Monday, April 9, 2012
The phoenix is a mythological firebird present in the folklore of several cultures, including those of the Egyptians, Arabians, Romans, Persians, Greeks, Chinese and Indians (among others). It is strongly connected to the idea of rebirth, renewal, and immortality. While phoenixes exist in the folklore of numerous cultures, the specific nature of the phoenix is anything but constant. The phoenix has traditionally been said to live for 500 to 1,000 years. At the end of its life cycle, it builds a nest of twigs, which then catches fire. The nest and bird are engulfed in flames, eventually burning to ashes. But from these ashes, a new phoenix is born, and the cycle begins anew. Depending on the specific story, the phoenix may be the same bird or the offspring of the first.
In China and Japan (where the phoenix is called the Feng Huang and the Hou-ou, respectively), the phoenix’s tale is quite different. It is closely associated with the dragon (See dragon tattoo designs), both as lover and deadly enemy, a complex motif steeped in meaning – both conflict and bliss characterize the relationship, something many people see reflected in their own relationships. Interestingly, many tattoo designs merge aspects of artistic renderings of phoenixes traditional to the version of the phoenix in Egypt and Rome with those of Chinese and Japanese tattoo designs, with striking and unique results.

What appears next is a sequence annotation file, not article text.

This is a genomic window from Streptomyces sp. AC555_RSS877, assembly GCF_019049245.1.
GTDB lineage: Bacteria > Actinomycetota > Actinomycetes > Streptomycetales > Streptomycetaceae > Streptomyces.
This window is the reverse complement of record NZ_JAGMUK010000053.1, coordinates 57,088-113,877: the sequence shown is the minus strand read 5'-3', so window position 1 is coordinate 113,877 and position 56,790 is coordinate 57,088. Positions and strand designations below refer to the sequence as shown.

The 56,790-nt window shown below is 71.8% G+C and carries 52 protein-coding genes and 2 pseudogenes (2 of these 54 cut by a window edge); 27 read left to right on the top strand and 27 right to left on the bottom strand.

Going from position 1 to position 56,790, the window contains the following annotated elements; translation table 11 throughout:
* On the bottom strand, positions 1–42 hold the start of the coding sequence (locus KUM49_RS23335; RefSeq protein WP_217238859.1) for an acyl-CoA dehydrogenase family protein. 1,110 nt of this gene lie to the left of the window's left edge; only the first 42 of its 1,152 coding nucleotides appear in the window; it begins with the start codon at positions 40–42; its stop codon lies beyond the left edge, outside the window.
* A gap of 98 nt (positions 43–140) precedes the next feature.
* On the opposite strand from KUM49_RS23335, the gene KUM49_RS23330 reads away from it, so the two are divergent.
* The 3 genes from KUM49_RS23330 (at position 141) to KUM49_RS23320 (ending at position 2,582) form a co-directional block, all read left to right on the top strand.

The phoenix in art is portrayed numerous ways. Of course, it is typically largely inked in shades of orange, red, and yellow – fiery, intense colors. These designs place emphasis on the phoenix as a bird tattoo design of fire and draw upon that aspect of its folklore for meaning (rebirth, renewal, etc). But, just as often, some its plumage is also wildly vivid and marked with a greater variety of color, especially among Asian-inspired designs.
The prestige and otherworldly beauty of the phoenix’s plumage lends itself to designs that revel in elaborate artistry and allow for flexibility on the part of the artist – any colors go, essentially. Similarly, the bird’s shape itself varies across cultures and specific works of art. Depictions range from sharp-beaked birds of prey to long-necked birds with very long tail feathers reminiscent of cranes or even peacocks.
As mentioned before, in Asia the phoenix is linked to the dragon, and many designs integrate both in what can be interpreted as a battle or, in some designs, a kind of lover’s embrace. It is often intentionally unclear whether they are fighting or embracing – in fact, a valid interpretation would be that they are doing both simultaneously.
Some designs, on the other hand, go in exactly the opposite route, turning the traditional elaborate style on its head and going for a minimalist approach. This particular design opts for the colorful tail feathers, then adds a flame in the bird’s chest to identify it as a phoenix.
Another variation constructs the bird in a tribal fashion, using the solid lines, spirals, and arcs that characterize tribal designs to form the body of the phoenix, while the head is more free-form and closer to the traditional.
Like the tribal design before, this design also forgoes the use of color altogether (rare in phoenix designs), and draws its most striking visual feature from the tail feathers (See feather tattoo designs), much more closely resembling those of a peacock than many other designs. This affords the design an elongated, smoothly-flowing feel that works well for its placement -- wrapped from the shoulder blade, around the hip and across the midsection.